Philadelphia's mayor's office and Police Department have begun separate investigations into the arrest of two African American men waiting to meet an acquaintance at a Center City Starbucks on Thursday after a video of the incident was widely shared on social media, triggering national outrage.
Mayor Kenney said in a statement Saturday afternoon that the city's Commission on Human Relations has been asked to examine Starbucks' policies and procedures, including whether its training includes safeguards against "implicit bias," or unconscious stereotyping.
"We are reaching out to Starbucks to begin a discussion about this," he said.
A police spokesman, meanwhile, said the department's internal affairs unit is probing the incident at the coffee shop at 18th and Spruce Streets. Police Commissioner Richard Ross said earlier Saturday that officers had acted appropriately.
The video, which was posted by Philadelphia-based author Melissa DePino on Thursday, shows at least six Philadelphia police officers taking the two men into custody without resistance. By 5 p.m. Saturday, the video had gathered nearly 4.3 million views.
In the clip, the two men can be seen being escorted from a table at the cafe in handcuffs while a white man, who has been identified as Philadelphia real estate investor Andrew Yaffe, asks why officers were called and attempts to explain to police that the two men were waiting for him.
"What did they get called for, because there were two black guys sitting here, meeting me?" Yaffe asks in the video. "What did they do?"
Commissioner Ross said in a video posted to Facebook on Saturday afternoon that police responded around 4:40 p.m. Thursday to a 911 call reporting a disturbance. The men had refused to leave the cafe after asking to use the restroom without placing an order, which violated Starbucks policy, staff members told police.
The men were detained after they refused officers' requests to leave as well, Ross said.
"The police did not just happen upon this event — they did not just walk into Starbucks to get a coffee," he said. "They were called there, for a service, and that service had to do with quelling a disturbance, a disturbance that had to do with trespassing. These officers did absolutely nothing wrong."
DePino said in an interview with the Inquirer and Daily News that she posted the video, which was recorded by a woman sitting next to her at the coffee shop, immediately after the men's arrest, which she said involved about eight officers.
"They did not raise their voices; they were not confrontational," DePino said of the men. Police "put them in handcuffs and essentially perp-walked them out of the store."
DePino said she was told by Yaffe that the men were family friends of his and that they had been waiting to meet him about a real estate deal. Reached by phone, Yaffe declined to comment.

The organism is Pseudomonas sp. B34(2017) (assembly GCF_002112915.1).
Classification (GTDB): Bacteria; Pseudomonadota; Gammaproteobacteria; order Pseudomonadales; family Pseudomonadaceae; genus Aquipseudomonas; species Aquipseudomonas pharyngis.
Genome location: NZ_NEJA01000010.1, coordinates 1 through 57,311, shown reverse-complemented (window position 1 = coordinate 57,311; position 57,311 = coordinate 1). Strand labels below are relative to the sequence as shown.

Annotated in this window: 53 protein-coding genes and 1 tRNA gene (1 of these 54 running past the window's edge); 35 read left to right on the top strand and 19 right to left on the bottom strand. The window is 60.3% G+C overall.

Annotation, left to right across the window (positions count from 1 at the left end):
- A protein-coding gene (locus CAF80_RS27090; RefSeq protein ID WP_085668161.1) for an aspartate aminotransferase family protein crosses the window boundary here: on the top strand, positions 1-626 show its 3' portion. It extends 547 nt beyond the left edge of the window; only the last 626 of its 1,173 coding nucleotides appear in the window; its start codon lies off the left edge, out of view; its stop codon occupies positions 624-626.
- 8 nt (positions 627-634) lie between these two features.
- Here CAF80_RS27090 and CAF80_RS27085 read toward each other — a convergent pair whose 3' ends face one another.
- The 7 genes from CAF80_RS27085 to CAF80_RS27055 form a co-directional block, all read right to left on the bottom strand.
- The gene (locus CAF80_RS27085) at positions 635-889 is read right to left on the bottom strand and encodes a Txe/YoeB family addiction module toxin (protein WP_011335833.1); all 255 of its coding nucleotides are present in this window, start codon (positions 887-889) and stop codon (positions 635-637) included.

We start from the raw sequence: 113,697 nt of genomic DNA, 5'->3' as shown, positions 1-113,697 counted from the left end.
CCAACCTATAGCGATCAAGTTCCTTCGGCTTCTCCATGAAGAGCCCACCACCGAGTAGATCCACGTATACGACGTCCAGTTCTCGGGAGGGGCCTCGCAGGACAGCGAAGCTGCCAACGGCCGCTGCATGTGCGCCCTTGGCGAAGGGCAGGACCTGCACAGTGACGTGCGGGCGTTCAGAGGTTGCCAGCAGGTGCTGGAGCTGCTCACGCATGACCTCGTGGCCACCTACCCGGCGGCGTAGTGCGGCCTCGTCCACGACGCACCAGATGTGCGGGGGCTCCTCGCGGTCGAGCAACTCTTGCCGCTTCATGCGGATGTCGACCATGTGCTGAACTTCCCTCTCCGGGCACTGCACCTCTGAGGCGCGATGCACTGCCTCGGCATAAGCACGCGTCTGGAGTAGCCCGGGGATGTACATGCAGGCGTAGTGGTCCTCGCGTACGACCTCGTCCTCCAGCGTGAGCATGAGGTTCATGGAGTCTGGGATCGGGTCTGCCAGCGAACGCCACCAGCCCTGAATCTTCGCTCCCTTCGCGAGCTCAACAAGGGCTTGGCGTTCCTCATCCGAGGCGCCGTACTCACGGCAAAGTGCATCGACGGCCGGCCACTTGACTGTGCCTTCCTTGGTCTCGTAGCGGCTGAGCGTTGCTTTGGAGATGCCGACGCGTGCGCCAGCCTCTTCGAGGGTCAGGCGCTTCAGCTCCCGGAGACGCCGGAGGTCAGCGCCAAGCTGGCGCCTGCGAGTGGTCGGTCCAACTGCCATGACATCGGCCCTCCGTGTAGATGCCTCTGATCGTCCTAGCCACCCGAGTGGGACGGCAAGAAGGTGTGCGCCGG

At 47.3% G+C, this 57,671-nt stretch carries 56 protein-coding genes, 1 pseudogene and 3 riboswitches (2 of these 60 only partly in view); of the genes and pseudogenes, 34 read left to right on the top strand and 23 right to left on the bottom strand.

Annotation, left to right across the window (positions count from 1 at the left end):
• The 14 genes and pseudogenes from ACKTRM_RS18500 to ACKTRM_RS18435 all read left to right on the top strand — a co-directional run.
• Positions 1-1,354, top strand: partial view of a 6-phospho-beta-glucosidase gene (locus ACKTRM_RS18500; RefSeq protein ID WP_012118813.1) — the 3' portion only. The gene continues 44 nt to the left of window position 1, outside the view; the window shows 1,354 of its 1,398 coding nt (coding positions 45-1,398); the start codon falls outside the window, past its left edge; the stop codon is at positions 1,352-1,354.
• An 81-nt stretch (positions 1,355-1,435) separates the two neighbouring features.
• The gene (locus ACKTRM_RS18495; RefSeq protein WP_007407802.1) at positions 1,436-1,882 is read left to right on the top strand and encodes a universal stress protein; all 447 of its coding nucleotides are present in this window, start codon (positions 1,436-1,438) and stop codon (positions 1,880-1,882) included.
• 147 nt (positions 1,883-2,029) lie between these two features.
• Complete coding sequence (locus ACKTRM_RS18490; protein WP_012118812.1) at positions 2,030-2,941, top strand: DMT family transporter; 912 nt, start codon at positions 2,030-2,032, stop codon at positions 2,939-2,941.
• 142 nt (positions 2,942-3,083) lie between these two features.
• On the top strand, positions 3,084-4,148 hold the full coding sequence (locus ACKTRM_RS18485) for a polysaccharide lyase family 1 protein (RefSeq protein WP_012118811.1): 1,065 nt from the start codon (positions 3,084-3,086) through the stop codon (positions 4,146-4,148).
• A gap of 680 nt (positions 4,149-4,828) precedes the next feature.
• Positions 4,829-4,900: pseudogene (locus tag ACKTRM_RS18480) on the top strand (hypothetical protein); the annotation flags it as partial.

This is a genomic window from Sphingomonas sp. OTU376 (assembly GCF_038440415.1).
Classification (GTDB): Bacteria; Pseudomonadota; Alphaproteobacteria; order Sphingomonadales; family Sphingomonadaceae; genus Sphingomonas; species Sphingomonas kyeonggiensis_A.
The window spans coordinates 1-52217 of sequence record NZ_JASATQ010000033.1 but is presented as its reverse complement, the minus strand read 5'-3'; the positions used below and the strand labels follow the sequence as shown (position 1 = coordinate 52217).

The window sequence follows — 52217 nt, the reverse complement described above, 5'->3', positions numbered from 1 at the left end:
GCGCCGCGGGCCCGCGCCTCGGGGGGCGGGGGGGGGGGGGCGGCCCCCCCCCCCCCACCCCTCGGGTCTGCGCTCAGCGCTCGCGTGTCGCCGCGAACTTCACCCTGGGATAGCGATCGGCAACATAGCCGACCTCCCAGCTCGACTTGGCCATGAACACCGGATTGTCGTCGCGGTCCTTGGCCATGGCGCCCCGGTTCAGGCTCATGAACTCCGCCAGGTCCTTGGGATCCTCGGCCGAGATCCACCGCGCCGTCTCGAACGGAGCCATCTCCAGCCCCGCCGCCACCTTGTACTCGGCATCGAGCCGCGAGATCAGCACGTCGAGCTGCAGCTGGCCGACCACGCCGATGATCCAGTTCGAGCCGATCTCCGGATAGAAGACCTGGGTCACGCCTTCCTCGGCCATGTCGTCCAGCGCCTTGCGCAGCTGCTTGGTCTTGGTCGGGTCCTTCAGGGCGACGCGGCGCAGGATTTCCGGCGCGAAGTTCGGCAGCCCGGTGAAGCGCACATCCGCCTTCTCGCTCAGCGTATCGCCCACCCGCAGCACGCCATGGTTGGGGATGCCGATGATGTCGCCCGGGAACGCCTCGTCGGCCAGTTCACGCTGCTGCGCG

Attorney Lauren Wimmer, who agreed to represent the men pro bono after being contacted by Yaffe, said she was told at 12:30 a.m. Friday that the two were being released from custody. She declined to identify the men.
Ross said the men were released after officers became aware that Starbucks "no longer was interested in prosecuting."
As the video of the men's detention spread, Starbucks was accused by some of tolerating racism by its staff. Many on social media asserted that the men would not have been treated similarly if they had been white.
"Waiting in a Starbucks while black is a crime?" tweeted the Roots' Questlove, a Philadelphia native.
The 18th and Spruce location was busy Saturday afternoon despite scattered protests outside the coffee shop. Demonstrator Toni Bowers, who lives nearby, said she was "outraged" by the incident.
As pressure grew, Starbucks released a statement Saturday expressing regret about the incident.
"We apologize to the two individuals and our customers and are disappointed this led to an arrest," the chain said. "We take these matters seriously and clearly have more work to do when it comes to how we handle incidents in our stores. We are reviewing our policies and will continue to engage with the community and the police department to try to ensure these types of situations never happen in any of our stores."
Kenney said in his Saturday afternoon statement calling for a review of Starbucks policies that the incident "appears to exemplify what racial discrimination looks like in 2018."
"Like all retail establishments in our city, Starbucks should be a place where everyone is treated the same, no matter the color of their skin," he said. "Starbucks has issued an apology, but that is not enough."
Police spokesman Troy T. Brown, meanwhile, said the department's internal affairs investigation is "active and ongoing."
"We are a department that's always looking to enhance and improve upon ways that we do things," Ross said in his Facebook video. "In cases like this, we will examine this one, and similar ones to see if there are things that we can do better."